I take your point in the literal sense but more broadly speaking most people don't want to listen to their hifi in something approaching the acoustics of an anechoic chamber, which is why I would advise controlling room acoustics rather than try to remove them completely. Which is usually impossible in anything but a purpose-designed room anyway.
 

insider9

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Sep 20, 2016
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The unfortunate reason why a thread like this will not be a sticky is of a very obvious nature. There is more interest in selling componenets than in happy enthusiasts.

I have been considering starting a thread like this for a while. It's only after I had enough balls to "empty" the room from all non essential furniture I've decided the next logical step would be room treatment. My listening room is actually half of my master bedroom and as such is a small space. It is though fully commited to listening.

By it's own virtue I should not be able to successfully use floorstanders in such restricted space. But because that floorspace is committed to just hifi I've had good results with no DSP at all at present. And we're talking nearly 30kg per speakers that go down cleanly to 30Hz in room with no EQ :) I'm quite confident that with room treatment and when I turn them active with DSP I will have them down to 20 Hz.
 

ellisdj

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You have no chance of achieving an anachoic chamber with normal domestic conditions so thats not something to worry about.

There are different stategies or ideas or ways of approaching things but all of them will be better than nothing.

Over damping the room comes from the old days of people using 1inch foam everywhere and absorbing only high freqs.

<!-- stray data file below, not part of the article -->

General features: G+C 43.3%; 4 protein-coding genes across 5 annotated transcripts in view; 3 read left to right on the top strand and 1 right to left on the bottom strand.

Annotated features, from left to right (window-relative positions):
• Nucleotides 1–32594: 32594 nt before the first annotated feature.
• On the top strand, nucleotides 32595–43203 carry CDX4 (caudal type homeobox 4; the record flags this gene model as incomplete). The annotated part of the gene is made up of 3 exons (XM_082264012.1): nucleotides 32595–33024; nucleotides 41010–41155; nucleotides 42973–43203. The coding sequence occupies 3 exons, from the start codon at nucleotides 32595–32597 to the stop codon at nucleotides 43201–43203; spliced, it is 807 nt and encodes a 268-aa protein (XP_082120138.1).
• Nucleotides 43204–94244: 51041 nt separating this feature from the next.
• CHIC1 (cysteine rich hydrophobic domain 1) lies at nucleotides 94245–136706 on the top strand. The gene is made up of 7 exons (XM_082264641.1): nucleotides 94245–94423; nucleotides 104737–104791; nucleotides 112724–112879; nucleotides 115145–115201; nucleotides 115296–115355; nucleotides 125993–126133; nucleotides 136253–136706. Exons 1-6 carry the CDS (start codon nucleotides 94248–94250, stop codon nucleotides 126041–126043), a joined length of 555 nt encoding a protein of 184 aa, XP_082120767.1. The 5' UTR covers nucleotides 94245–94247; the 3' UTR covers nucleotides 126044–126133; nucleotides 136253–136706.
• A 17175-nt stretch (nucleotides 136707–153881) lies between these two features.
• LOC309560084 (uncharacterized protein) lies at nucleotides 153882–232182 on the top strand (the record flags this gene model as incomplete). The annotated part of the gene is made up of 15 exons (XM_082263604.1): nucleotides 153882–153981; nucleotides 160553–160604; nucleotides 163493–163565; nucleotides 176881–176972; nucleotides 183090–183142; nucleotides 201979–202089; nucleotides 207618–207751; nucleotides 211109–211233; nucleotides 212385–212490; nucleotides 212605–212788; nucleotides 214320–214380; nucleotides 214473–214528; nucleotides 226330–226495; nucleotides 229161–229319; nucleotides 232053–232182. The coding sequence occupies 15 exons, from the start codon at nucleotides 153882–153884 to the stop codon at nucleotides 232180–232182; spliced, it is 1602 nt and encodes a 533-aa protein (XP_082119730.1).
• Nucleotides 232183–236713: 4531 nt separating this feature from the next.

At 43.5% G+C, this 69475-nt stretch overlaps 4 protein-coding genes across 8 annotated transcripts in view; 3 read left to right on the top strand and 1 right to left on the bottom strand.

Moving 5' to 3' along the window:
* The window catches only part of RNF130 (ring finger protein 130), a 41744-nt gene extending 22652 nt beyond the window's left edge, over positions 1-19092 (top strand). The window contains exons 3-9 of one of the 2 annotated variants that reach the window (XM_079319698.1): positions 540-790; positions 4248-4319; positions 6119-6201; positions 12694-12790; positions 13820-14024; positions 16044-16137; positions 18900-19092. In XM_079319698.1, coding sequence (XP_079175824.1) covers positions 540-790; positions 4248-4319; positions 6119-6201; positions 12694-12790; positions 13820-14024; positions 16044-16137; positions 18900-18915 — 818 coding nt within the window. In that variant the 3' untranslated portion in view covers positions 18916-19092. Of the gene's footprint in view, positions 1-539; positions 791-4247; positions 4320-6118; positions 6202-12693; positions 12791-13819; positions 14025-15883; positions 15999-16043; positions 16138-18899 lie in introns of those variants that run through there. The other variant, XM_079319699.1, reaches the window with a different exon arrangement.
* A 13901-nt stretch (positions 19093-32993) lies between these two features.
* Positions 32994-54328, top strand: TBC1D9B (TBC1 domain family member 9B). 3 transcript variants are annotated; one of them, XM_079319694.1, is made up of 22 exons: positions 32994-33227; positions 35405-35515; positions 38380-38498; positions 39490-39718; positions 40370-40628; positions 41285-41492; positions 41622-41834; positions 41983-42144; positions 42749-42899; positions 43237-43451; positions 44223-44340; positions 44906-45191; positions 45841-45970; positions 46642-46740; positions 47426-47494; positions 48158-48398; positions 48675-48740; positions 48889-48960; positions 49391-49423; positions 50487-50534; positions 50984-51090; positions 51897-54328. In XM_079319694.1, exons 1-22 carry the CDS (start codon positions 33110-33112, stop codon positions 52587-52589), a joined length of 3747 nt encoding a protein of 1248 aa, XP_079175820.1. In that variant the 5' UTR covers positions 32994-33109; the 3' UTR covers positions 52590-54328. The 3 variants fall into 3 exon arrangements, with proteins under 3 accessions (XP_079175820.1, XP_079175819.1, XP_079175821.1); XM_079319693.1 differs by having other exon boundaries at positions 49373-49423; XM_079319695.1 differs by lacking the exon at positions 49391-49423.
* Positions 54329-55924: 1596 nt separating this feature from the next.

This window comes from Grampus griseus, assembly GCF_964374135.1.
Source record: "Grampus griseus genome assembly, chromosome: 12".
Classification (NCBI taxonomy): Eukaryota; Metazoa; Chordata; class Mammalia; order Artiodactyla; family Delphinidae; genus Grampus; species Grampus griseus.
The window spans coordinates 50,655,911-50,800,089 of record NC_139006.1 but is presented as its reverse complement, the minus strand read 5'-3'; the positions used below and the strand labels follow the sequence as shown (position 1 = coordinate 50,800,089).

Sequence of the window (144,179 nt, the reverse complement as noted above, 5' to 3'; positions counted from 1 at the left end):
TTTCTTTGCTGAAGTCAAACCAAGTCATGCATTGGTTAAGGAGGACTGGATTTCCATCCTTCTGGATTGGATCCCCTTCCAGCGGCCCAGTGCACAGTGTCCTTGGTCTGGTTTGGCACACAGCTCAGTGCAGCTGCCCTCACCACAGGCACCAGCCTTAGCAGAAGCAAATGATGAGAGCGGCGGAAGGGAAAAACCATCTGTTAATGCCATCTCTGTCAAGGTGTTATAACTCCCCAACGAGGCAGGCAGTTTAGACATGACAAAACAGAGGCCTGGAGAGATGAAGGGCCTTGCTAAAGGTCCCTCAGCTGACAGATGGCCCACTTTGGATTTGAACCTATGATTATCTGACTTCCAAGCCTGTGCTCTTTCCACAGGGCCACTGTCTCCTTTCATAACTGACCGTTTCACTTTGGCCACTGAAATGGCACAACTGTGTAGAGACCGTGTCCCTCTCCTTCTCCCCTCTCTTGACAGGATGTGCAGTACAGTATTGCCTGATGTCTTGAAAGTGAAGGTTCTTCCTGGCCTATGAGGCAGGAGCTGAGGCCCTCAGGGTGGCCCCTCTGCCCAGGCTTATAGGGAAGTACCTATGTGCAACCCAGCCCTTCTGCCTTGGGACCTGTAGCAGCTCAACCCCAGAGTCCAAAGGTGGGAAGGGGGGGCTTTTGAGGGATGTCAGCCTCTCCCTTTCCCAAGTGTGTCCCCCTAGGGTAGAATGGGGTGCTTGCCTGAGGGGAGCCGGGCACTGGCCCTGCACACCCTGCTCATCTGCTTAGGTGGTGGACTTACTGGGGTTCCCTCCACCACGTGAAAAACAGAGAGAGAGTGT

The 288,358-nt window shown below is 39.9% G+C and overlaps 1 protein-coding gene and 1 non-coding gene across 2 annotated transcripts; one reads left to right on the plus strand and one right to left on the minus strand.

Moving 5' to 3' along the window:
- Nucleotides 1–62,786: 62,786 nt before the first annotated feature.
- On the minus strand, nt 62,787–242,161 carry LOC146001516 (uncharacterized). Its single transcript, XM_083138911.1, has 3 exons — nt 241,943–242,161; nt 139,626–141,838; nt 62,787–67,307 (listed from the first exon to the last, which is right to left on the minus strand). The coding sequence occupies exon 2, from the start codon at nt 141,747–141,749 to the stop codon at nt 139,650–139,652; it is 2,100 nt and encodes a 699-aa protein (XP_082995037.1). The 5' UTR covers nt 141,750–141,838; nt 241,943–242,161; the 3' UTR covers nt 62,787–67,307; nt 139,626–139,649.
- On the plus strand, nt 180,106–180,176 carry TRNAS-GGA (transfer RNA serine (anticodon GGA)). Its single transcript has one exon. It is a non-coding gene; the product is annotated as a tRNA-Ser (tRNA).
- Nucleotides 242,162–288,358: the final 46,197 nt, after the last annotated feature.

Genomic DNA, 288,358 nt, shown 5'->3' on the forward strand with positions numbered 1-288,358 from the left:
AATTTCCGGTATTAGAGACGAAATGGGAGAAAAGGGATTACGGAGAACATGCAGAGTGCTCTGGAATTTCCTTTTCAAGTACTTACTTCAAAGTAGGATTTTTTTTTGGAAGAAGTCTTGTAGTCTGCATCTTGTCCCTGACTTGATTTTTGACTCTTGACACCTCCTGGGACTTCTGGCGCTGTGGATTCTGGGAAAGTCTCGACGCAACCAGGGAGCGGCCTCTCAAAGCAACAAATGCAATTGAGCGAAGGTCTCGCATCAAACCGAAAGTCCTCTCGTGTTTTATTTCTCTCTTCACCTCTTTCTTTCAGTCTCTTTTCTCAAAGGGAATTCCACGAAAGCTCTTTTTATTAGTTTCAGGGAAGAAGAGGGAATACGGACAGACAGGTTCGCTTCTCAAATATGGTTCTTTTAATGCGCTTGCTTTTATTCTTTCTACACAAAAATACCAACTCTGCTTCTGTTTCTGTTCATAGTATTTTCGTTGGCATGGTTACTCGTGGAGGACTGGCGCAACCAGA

This doesnt over dampen it just reduces the high freq decay times Much faster than the rest so you get an unbalanced sounding room.

Hence the suggestion do bass first as this is the biggest challenge.

The more treatment you add in my opinion the better the system sounds providing its the right products
 

MajorFubar

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insider9 said:
I'm quite confident that with room treatment and when I turn them active with DSP I will have them down to 20 Hz.
You may even find you don't want or need it. We all agree that DSP can't make crap speakers sound good, or make tiny 4" woofers sound like they're a 12" sub, you can't defy physics. So basically when all's said and done DSP is there to 'de-compromise' your listening environment and allow whatever equipment you have sound as best as it can. So having optimised the acoustics of your listening environment to begin with (or personalised to your taste, depending on your aim or viewpoint), you may find DSP superfluous.
 

ellisdj

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Electro said:
I have played around with room acoustics over the last few months doing my own thing using some second hand acoustic panels and some I made myself .